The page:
No chance for Sidford Fields then.
” … The Environment Agency no longer prosecutes even some of the most extreme pollution events. In 2013, a farmer in Somerset released what the agency called a “tsunami of slurry” into the Wellow Brook. One inspector said it was the worst pollution she had seen in 17 years. But the agency dithered for a year before striking a private agreement with the farmer, allowing him to avoid possible prosecution, criminal record, massive fine and court costs, by giving £5,000 to a local charity.
New rules imposed by the government means that such under-the-counter deals, which now have a name of their own – enforcement undertakings – are likely to become more common. They are a parody of justice: arbitrary, opaque and wide open to influence-peddling, special pleading and corruption.
I see the agency’s farcical investigation of the pollution incident I reported as strategic incompetence, designed to avoid conflict with powerful landowners. Were it to follow any other strategy, it would run into trouble with the government.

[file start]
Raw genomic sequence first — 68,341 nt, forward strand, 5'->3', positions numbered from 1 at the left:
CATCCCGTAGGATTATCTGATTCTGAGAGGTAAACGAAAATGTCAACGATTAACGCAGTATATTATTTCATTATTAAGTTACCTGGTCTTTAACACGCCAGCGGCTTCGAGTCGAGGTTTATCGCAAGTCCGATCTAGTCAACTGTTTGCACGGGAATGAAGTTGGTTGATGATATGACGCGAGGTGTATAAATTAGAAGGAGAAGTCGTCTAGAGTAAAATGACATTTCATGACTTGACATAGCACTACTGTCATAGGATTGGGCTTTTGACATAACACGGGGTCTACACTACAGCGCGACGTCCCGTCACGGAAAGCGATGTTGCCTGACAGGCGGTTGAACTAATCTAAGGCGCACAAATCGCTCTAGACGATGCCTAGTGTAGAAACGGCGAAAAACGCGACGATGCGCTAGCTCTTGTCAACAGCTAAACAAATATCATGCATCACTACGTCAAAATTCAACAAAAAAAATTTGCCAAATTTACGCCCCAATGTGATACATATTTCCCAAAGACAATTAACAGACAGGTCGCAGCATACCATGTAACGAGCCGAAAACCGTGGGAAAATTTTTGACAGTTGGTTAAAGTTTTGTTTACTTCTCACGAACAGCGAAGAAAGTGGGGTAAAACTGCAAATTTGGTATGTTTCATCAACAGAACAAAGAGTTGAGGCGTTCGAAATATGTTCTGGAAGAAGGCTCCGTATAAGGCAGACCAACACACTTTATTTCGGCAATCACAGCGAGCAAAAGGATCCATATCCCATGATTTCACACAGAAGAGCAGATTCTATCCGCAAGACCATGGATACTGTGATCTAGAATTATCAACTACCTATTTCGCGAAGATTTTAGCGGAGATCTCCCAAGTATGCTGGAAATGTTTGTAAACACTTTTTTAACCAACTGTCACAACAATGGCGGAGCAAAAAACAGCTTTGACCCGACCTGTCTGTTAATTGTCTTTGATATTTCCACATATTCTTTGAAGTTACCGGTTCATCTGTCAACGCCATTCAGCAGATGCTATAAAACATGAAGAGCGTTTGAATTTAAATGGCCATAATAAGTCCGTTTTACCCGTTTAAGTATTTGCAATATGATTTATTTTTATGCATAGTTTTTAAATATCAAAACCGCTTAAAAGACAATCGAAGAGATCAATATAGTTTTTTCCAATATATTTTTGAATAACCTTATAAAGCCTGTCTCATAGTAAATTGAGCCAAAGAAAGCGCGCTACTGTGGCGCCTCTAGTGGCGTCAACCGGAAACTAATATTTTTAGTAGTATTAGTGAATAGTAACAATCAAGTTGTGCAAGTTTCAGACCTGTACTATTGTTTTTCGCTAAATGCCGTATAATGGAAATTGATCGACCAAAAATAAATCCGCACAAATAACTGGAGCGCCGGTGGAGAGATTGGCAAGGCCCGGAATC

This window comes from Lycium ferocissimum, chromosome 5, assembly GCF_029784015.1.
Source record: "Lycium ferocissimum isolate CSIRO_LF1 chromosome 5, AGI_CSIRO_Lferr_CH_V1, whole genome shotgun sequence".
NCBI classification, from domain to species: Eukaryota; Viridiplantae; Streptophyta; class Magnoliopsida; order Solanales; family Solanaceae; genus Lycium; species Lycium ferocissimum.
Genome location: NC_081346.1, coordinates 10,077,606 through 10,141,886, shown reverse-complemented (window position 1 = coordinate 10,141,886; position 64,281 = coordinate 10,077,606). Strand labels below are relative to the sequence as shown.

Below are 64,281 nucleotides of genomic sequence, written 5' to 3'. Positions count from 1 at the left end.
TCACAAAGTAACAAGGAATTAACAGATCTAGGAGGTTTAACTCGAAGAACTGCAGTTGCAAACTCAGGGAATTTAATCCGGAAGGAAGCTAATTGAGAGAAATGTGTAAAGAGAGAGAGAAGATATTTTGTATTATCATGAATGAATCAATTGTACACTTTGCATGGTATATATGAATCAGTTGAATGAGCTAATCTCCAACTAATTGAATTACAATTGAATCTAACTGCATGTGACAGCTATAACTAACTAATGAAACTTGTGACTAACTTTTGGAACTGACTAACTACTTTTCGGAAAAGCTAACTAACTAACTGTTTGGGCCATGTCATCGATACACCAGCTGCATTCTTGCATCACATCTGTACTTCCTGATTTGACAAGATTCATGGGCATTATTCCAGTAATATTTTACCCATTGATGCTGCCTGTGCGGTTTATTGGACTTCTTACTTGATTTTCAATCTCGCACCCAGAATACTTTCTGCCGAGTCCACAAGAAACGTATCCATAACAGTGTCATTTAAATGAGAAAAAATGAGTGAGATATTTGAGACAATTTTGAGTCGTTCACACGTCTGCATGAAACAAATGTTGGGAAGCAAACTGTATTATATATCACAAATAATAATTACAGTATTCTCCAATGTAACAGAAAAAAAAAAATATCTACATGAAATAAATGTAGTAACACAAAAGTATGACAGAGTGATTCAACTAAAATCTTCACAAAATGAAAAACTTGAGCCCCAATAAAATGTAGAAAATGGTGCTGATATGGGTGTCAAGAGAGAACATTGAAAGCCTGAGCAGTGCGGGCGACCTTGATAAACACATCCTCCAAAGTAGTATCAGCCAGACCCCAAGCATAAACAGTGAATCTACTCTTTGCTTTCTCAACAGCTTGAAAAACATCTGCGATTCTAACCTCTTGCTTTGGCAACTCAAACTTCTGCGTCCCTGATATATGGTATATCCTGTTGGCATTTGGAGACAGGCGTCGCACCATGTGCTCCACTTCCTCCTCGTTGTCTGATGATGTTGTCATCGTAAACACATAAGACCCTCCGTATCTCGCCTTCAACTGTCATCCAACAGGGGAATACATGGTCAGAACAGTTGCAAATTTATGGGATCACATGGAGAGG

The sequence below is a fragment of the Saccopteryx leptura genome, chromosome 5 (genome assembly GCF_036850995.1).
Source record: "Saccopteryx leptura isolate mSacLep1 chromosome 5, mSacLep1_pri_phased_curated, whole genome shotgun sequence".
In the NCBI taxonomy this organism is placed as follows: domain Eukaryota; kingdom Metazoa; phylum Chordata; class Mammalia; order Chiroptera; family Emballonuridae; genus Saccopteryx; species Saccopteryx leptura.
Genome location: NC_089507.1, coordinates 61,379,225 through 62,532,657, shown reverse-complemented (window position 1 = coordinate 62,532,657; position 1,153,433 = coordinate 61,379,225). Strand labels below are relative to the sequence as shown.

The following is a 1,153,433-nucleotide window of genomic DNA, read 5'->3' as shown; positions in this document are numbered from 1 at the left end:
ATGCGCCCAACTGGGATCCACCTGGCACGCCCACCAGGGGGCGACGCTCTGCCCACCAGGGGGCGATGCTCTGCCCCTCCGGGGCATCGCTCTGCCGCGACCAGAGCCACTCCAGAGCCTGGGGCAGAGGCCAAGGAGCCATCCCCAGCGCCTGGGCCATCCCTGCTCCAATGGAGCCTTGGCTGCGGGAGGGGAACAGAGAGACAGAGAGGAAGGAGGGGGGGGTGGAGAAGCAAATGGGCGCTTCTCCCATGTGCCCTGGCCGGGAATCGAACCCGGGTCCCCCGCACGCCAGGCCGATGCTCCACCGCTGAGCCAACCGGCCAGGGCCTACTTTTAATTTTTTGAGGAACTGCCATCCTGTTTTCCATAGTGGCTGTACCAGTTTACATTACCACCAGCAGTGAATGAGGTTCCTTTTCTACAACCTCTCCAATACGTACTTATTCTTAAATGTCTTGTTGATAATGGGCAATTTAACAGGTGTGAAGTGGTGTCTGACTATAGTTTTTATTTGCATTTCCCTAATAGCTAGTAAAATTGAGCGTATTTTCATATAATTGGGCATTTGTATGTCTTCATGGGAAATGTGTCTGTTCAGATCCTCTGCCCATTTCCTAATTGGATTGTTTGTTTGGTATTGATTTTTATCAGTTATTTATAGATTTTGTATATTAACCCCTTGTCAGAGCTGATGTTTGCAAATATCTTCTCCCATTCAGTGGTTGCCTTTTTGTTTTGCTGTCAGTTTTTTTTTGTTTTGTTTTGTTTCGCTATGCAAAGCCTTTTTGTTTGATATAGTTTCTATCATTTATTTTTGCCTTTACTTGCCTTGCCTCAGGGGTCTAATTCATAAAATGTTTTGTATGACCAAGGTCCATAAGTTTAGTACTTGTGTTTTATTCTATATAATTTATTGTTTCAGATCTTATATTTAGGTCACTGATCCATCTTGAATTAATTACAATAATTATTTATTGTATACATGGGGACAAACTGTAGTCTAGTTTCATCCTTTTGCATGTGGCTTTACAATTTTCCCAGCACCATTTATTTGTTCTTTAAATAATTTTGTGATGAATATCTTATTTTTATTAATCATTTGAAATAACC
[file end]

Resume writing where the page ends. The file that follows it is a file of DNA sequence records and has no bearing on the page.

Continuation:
These problems are likely to become even more severe, when the new cuts the environment department has just agreed with the Treasury take effect. An analysis by the RSPB and the Wildlife Trusts reveals that, once the new reductions bite, the government’s spending on wildlife conservation, air quality and water pollution will have declined by nearly 80% in real terms since 2009-10.
It’s all up for grabs now: if you want to wreck the living world, the government is not going to stop you. Those who have power, agency, money or land can – metaphorically and literally – dump their crap on the rest of us.
Never mind that the government is now breaking European law left right and centre, spectacularly failing, for example, to ensure that all aquatic ecosystems are in good health by the end of this year, as it is supposed to do under the water framework directive. It no longer seems to care. It would rather use your tax money to pay fines to the European commission than enforce the law against polluters.
I’ve heard the same description of Liz Truss, the secretary of state for environment, who oversees the work of the Environment Agency, from several people over the past few months: “Worse than Owen Paterson”. At first, I refused to take it seriously. It’s the kind of statement that is usually employed as hyperbole, such as “somewhere to the right of Genghis Khan”, or “more deluded than Tony Blair”. But in this case, they aren’t joking. Preposterous as the notion of any environment secretary being worse than Paterson might seem, they mean it. …”